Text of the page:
The first matchday since the German top-tier returned had fans all over the world glued to the television.

Let’s be honest – although most of us know that it is still a bit early for competitive football to resume, we had all been impatiently waiting for it. And it was Bundesliga that gave us a much-needed respite during these troubled times, by resuming the 2019-20 season at Matchday 26 this week.

The matchday 26 began with one of the most high profile games in the Bundesliga, the Revierderby and went on to include several high scoring games courtesy to Bayer Leverkusen and Borussia Monchengladbach.

Let us take a look at the five most important points that we understood from the return of the league.

5. VAR controversy continues

“You can take football out of VAR, but you cannot take VAR out of football.” Football post-Coronavirus may have changed in many aspects, but VAR and its villainous nature returned to the pitch as soon as Bundesliga resumed on Saturday.

On the same day, VAR made major interventions in two closely-fought games. During Augsburg’s 2-1 loss at home to Wolfsburg, Felix Uduokhai thought he had put the hosts 2-1 up before seeing his goal ruled out by the technology. Similarly, Freiburg – who tied 1-1 with RB Leipzig – were denied an upset victory as Robin Koch’s stoppage-time goal was disallowed for being marginally offside.

We may have missed football badly, but we definitely did not miss VAR.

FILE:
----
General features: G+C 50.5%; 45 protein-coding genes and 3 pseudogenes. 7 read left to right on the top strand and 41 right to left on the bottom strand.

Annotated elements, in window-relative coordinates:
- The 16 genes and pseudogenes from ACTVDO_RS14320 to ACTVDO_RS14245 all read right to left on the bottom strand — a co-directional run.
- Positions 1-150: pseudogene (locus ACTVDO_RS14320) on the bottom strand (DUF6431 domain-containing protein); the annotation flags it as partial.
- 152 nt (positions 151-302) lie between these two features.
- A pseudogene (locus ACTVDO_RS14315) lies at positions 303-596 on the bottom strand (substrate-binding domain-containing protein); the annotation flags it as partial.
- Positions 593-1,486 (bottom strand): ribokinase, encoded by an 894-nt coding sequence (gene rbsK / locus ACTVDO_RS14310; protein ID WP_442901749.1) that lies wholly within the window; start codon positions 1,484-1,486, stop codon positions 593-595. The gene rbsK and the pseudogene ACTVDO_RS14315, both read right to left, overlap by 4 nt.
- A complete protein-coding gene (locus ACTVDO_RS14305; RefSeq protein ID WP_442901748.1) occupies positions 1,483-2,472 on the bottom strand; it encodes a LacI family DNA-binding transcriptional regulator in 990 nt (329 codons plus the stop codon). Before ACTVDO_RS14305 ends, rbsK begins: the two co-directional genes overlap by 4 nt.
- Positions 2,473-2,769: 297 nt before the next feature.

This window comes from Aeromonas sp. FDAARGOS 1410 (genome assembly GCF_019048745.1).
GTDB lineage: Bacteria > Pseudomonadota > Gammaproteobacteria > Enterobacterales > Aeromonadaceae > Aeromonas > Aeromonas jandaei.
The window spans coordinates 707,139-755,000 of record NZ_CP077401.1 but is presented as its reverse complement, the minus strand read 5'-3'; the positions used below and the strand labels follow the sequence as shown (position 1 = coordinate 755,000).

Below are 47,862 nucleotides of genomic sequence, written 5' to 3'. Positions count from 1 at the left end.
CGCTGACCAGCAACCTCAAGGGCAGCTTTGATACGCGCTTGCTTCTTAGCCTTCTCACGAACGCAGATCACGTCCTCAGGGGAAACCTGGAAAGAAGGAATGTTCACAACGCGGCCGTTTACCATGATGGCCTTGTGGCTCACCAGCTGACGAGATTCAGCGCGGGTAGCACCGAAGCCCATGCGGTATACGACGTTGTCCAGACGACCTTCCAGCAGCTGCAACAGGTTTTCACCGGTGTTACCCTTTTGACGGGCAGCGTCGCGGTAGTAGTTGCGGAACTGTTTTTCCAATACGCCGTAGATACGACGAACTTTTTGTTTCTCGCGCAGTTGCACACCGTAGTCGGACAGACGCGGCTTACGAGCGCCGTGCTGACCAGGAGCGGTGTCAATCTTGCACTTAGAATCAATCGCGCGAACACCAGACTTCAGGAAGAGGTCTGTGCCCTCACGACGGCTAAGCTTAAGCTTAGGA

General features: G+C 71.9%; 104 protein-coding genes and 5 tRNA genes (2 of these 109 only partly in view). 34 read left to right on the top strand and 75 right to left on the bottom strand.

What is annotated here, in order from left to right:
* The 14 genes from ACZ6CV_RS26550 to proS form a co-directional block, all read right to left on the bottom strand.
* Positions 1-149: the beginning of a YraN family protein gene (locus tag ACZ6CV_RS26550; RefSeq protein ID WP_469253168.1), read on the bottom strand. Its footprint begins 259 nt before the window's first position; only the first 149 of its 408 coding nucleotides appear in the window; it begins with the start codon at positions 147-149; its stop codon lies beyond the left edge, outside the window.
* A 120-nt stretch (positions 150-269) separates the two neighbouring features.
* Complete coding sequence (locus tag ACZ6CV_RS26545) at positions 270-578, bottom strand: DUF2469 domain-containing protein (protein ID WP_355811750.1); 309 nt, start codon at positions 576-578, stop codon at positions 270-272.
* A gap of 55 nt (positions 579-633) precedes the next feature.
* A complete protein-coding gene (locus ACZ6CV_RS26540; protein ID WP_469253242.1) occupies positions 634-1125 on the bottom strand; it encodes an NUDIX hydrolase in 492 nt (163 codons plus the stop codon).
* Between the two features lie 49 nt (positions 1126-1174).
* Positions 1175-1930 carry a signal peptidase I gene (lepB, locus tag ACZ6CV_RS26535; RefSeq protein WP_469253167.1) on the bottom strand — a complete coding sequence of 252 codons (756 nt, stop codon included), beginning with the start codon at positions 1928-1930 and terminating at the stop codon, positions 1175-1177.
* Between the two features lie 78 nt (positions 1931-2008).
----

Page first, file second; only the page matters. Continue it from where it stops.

4. Footballers are still under scrutiny

Although Bundesliga has resumed without causing much furore amid Coronavirus concerns, footballers are still under scrutiny for the possibility of spreading the disease. A notable incident worth mentioning here would be that of Hertha Berlin defender Dedryck Boyata, who had to apologize to the fans after his up-close encounter with teammate Marko Grujic got criticized in a massive scale on social media.

In case you missed it, photos circulated of Boyata apparently ‘kissing’ Grujic in what was said to be a celebration during Hertha Berlin’s 3-0 win at Hoffenheim on Saturday – and later, the 29-year-old had to defend himself by posting a video of the incident on Instagram to show that it took place when the game was still goalless, and that he was in fact giving instructions to his teammate before a corner kick.

“We must definitely be careful now that we play under this situation,” he wrote. “We have to adapt our way to play or celebrate.”

The Belgian center-back’s goof up and the situations that followed is enough proof for all to know that players are being observed very closely and that they can no longer afford to make such mistakes which may look trivial, but are actually of serious nature.

3. Social distancing maintained

Social distancing is the new normal. But when it comes to a contact sport like football, social distancing norms can become quite problematic and difficult to implement. Nevertheless, Bundesliga tried – and fairly succeeded – in introducing it to the sport.

Players were seen wearing face masks during warm-ups and in the stands, and as matches happened on the pitch, substitutes sat at least two metres apart from each other in the sidelines. Social distancing also found its way to coin tosses and goal celebrations – a noted instance being Erling Braut Haaland’s celebration after scoring what was the first goal of the competition since it resumed on Saturday.